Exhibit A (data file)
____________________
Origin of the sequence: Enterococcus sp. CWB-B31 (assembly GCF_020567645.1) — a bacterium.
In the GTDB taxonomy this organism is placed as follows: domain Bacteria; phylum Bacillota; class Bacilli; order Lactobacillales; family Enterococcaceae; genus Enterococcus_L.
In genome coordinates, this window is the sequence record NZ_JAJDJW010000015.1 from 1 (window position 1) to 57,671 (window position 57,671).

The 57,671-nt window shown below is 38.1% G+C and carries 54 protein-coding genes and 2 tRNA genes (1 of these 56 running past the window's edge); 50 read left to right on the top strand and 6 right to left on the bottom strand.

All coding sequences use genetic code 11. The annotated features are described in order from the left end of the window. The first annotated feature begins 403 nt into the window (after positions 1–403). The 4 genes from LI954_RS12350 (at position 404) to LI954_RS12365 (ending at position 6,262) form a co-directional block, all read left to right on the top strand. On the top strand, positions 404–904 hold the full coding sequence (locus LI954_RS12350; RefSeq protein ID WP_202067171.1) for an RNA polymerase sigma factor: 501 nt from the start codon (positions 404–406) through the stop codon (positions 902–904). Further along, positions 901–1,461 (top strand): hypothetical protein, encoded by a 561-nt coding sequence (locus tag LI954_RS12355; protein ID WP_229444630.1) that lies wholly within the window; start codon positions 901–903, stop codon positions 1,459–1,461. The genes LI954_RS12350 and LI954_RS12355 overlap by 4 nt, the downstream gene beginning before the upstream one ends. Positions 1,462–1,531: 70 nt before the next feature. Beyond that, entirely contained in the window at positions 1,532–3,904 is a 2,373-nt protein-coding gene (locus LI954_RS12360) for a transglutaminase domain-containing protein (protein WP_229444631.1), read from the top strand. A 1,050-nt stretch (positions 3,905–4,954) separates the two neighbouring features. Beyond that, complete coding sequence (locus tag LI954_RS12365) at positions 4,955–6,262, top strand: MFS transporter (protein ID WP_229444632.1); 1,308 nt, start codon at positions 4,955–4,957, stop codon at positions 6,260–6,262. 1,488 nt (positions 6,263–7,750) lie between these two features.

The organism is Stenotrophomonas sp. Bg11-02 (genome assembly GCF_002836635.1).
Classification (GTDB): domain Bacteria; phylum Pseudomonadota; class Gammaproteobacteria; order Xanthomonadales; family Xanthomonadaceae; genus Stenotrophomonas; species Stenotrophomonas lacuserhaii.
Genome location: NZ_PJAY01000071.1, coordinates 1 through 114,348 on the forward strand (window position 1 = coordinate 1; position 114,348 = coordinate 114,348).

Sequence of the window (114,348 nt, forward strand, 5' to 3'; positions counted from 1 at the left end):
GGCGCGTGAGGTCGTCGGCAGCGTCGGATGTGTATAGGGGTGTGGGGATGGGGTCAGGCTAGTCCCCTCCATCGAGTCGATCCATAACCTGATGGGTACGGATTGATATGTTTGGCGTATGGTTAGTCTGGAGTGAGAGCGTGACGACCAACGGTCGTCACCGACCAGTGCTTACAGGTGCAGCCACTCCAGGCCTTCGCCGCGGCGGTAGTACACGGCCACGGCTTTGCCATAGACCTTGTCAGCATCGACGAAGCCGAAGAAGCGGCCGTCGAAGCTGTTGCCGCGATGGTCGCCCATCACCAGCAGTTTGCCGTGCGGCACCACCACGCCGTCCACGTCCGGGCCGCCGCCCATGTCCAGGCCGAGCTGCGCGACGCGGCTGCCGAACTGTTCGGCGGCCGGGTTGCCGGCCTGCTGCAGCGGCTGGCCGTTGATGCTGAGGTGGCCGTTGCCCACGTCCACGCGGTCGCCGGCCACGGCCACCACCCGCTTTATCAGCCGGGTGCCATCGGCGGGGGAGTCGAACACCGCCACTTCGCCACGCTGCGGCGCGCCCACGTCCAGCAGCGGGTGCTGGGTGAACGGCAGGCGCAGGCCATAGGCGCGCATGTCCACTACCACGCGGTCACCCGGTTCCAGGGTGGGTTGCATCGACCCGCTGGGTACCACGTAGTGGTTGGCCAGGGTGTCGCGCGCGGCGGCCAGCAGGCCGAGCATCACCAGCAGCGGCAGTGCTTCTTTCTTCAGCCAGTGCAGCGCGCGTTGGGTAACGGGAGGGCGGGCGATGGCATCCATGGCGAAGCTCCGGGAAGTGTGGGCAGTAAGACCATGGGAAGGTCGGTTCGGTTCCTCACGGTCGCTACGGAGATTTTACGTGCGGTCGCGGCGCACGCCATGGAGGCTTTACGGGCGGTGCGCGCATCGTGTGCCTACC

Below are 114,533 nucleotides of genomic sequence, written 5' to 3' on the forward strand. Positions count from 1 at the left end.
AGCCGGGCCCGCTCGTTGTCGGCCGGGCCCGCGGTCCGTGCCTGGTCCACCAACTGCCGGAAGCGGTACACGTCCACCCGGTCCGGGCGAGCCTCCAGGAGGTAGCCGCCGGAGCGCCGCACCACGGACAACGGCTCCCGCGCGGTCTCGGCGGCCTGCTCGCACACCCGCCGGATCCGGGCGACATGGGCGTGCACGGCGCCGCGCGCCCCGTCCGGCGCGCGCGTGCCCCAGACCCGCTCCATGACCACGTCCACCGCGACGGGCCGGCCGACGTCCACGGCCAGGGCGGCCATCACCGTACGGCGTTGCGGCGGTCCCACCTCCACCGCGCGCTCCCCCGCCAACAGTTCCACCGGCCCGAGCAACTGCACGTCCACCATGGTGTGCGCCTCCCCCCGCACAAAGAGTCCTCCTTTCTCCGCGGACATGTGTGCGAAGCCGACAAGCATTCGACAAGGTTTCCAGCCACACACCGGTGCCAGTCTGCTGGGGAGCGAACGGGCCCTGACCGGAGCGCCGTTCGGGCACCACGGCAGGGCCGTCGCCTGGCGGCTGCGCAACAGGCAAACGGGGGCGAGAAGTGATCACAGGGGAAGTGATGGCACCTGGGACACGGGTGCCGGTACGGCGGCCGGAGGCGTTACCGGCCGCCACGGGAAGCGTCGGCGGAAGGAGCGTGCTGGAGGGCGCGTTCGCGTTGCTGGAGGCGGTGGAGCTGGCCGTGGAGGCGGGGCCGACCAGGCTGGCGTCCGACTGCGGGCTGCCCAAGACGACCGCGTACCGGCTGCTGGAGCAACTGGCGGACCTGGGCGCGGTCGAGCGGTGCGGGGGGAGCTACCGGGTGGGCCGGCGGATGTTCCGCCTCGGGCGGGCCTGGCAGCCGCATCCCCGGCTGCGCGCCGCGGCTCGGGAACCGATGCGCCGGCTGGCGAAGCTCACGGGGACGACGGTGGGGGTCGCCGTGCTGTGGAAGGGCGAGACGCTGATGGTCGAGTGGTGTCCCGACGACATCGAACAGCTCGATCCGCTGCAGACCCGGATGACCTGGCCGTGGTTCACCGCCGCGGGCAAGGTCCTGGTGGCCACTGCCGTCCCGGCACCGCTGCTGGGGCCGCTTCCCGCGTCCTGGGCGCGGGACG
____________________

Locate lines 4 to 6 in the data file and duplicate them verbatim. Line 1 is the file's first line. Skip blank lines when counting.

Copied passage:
The 57,671-nt window shown below is 38.1% G+C and carries 54 protein-coding genes and 2 tRNA genes (1 of these 56 running past the window's edge); 50 read left to right on the top strand and 6 right to left on the bottom strand.

All coding sequences use genetic code 11. The annotated features are described in order from the left end of the window. The first annotated feature begins 403 nt into the window (after positions 1–403). The 4 genes from LI954_RS12350 (at position 404) to LI954_RS12365 (ending at position 6,262) form a co-directional block, all read left to right on the top strand. On the top strand, positions 404–904 hold the full coding sequence (locus LI954_RS12350; RefSeq protein ID WP_202067171.1) for an RNA polymerase sigma factor: 501 nt from the start codon (positions 404–406) through the stop codon (positions 902–904). Further along, positions 901–1,461 (top strand): hypothetical protein, encoded by a 561-nt coding sequence (locus tag LI954_RS12355; protein ID WP_229444630.1) that lies wholly within the window; start codon positions 901–903, stop codon positions 1,459–1,461. The genes LI954_RS12350 and LI954_RS12355 overlap by 4 nt, the downstream gene beginning before the upstream one ends. Positions 1,462–1,531: 70 nt before the next feature. Beyond that, entirely contained in the window at positions 1,532–3,904 is a 2,373-nt protein-coding gene (locus LI954_RS12360) for a transglutaminase domain-containing protein (protein WP_229444631.1), read from the top strand. A 1,050-nt stretch (positions 3,905–4,954) separates the two neighbouring features. Beyond that, complete coding sequence (locus tag LI954_RS12365) at positions 4,955–6,262, top strand: MFS transporter (protein ID WP_229444632.1); 1,308 nt, start codon at positions 4,955–4,957, stop codon at positions 6,260–6,262. 1,488 nt (positions 6,263–7,750) lie between these two features.

The organism is Stenotrophomonas sp. Bg11-02 (genome assembly GCF_002836635.1).